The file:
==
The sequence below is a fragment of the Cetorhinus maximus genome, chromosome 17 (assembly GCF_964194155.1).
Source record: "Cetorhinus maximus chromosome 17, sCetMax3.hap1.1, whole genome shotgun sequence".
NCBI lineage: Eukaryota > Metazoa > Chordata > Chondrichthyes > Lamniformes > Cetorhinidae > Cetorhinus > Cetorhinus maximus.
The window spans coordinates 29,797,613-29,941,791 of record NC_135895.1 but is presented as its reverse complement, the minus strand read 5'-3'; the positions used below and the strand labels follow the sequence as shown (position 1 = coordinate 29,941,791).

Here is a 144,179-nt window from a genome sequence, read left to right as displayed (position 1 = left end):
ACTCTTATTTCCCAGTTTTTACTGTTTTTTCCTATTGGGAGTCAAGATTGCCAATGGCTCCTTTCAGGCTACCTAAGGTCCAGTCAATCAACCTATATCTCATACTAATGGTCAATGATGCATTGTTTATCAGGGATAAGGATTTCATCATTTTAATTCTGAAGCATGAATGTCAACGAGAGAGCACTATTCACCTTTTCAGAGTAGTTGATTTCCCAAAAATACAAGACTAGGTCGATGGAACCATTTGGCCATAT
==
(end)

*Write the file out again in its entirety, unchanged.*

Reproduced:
The sequence below is a fragment of the Cetorhinus maximus genome, chromosome 17 (assembly GCF_964194155.1).
Source record: "Cetorhinus maximus chromosome 17, sCetMax3.hap1.1, whole genome shotgun sequence".
NCBI lineage: Eukaryota > Metazoa > Chordata > Chondrichthyes > Lamniformes > Cetorhinidae > Cetorhinus > Cetorhinus maximus.
The window spans coordinates 29,797,613-29,941,791 of record NC_135895.1 but is presented as its reverse complement, the minus strand read 5'-3'; the positions used below and the strand labels follow the sequence as shown (position 1 = coordinate 29,941,791).

Here is a 144,179-nt window from a genome sequence, read left to right as displayed (position 1 = left end):
ACTCTTATTTCCCAGTTTTTACTGTTTTTTCCTATTGGGAGTCAAGATTGCCAATGGCTCCTTTCAGGCTACCTAAGGTCCAGTCAATCAACCTATATCTCATACTAATGGTCAATGATGCATTGTTTATCAGGGATAAGGATTTCATCATTTTAATTCTGAAGCATGAATGTCAACGAGAGAGCACTATTCACCTTTTCAGAGTAGTTGATTTCCCAAAAATACAAGACTAGGTCGATGGAACCATTTGGCCATAT